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1 of 1 people found the following review helpful By Eric Titus on January 17, 2011
Format: Paperback Verified Purchase
Common-appeal books usually fall into one of two traps: (1) They dilute content for a serious reader, or (2) they leave people behind with dry, technical language. Tamler Sommers avoids both. The interviews in this book are engaging, but the ideas are rich enough that they reward serious consideration and discussion.

Sommers interviews some of the most influential people working on morality-related topics today, and the interviewees come from various disciplines (philosophy, psychology, anthropology, and more). Each interview itself gives a unique perspective on morality, but when combined across the chapters, the interviews give a comprehensive idea of the interesting developments in contemporary scholarship on morality.

This is a book that reads quickly but is best savored. Anyone remotely interested in thinking about "doing what's right" would not only be benefited by reading this, but they'd also be entertained.
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3 of 4 people found the following review helpful By Adam Webb on November 24, 2009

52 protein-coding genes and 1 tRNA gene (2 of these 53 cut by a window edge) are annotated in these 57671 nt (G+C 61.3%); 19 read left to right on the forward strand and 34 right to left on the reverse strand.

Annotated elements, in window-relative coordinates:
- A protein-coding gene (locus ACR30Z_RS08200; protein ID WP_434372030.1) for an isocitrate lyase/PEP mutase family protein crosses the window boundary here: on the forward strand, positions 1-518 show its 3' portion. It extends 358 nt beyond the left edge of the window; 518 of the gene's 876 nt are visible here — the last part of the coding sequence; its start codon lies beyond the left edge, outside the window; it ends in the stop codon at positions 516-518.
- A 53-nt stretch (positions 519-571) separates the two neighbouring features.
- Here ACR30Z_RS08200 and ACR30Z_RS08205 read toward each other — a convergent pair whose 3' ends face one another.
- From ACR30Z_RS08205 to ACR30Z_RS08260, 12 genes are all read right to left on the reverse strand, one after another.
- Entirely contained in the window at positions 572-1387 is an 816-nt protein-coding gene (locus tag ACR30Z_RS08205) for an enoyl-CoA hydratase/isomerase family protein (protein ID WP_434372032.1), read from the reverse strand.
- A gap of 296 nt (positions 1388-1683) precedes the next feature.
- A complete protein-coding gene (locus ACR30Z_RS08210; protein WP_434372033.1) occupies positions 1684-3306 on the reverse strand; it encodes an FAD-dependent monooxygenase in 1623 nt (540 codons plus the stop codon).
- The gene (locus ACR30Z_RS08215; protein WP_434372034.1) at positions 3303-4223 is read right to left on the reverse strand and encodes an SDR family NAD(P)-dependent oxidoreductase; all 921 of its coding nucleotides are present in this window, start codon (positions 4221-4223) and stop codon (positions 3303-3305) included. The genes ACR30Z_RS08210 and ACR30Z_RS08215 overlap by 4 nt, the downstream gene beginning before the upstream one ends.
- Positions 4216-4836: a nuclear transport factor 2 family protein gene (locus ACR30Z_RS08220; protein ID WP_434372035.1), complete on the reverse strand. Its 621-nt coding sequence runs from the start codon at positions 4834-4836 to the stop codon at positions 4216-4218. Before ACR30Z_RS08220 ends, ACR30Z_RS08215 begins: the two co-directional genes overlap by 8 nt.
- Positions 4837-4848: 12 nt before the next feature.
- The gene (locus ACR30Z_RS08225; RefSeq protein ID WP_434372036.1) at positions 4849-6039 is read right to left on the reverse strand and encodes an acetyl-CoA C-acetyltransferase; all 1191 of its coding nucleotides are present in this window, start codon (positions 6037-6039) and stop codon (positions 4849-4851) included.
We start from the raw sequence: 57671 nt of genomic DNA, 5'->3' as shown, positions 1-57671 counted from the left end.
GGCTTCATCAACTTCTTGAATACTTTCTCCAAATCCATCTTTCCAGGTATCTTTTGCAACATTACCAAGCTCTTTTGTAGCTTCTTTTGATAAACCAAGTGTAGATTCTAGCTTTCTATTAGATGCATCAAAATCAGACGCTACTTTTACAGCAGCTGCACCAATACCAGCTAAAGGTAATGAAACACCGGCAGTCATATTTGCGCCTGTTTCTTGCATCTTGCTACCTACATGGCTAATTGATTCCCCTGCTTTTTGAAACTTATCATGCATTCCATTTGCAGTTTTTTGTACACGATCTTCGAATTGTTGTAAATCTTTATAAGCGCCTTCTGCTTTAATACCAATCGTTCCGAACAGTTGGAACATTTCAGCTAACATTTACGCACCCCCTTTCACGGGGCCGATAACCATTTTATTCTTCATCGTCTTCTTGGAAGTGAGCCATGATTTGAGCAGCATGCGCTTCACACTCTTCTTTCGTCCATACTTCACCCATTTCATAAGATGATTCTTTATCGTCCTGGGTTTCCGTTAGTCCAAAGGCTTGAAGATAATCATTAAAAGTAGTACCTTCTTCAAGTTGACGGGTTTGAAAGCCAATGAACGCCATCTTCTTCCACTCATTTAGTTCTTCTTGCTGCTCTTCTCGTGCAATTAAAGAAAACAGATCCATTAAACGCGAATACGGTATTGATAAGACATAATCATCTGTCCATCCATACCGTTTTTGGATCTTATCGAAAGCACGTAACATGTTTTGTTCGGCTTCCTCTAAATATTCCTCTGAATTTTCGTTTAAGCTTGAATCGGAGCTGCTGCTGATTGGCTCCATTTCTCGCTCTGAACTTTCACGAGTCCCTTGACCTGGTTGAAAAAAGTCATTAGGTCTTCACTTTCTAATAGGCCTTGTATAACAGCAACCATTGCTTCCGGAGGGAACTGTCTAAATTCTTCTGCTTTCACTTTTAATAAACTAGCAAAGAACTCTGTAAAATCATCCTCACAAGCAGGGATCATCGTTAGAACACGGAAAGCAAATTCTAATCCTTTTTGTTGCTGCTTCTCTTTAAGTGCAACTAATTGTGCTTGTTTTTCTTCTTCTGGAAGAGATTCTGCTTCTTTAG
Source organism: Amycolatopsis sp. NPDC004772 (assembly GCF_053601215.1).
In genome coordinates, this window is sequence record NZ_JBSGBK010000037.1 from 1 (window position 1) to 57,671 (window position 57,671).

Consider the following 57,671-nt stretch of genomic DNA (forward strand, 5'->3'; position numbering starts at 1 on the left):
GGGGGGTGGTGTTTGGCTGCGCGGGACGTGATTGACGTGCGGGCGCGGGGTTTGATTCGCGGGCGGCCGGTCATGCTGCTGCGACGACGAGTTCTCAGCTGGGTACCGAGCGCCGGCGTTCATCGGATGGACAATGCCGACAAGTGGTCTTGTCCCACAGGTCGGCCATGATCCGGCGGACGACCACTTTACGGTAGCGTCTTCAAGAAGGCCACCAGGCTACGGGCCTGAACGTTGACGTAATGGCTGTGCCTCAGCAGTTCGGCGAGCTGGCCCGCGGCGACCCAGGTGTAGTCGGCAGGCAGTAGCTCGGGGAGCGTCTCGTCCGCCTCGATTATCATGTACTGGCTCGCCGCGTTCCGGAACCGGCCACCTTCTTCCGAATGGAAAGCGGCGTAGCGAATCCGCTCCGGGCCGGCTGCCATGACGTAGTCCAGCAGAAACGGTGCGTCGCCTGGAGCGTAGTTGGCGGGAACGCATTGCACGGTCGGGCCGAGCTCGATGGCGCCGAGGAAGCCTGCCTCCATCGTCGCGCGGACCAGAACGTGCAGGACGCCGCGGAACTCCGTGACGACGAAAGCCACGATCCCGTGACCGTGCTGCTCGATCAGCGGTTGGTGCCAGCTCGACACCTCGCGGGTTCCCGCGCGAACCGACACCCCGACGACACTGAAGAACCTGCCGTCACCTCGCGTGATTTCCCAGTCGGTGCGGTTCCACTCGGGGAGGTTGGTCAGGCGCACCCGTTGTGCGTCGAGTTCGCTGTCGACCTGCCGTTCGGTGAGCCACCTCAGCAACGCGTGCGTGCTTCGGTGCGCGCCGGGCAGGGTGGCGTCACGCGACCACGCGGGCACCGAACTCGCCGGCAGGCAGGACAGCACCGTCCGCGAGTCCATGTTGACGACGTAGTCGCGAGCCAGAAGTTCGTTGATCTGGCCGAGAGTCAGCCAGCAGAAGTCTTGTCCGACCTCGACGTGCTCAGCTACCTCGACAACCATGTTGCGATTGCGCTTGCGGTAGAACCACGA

Format: Paperback Verified Purchase
Tamler Sommers collection of interviews with philosophers, psychologists, anthropologists, primatologists and more is a compelling book of ideas. Each interview explores the question of morality from a different angle, each conversation seems to build on the last, and the result is a page-turner that you want to read again as soon as you finish. Tamler Sommers asks complex philosophical questions ("Does free will exist?") with historical or real-world examples or thought experiments. The chapter with psychologist Philip Zimbardo takes the reader behind the scenes of the famous Stanford Prison Experiment -- and into the mind of Zimbardo, the experimenter, as he loses control of the experiment and himself.

I found only chapter eight (out of the nine chapters) to be slightly dry -- and I suspect I would appreciate it again on a second reading.

You can find a few of these conversations available in full on the website for The Believer.

The book also has the potential to lead people to think you're reading a Harry Potter knock-off. (Added bonus?)
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By Heathery on February 26, 2012
Format: Paperback Verified Purchase
Talmar Sommers has a great interview style. The book is fantastic and covers some great areas of Philosophy with some of the greatest superstars of our era. I had the privilege to take a class from Prof Sommers, the book is better than his class, which was already amazing!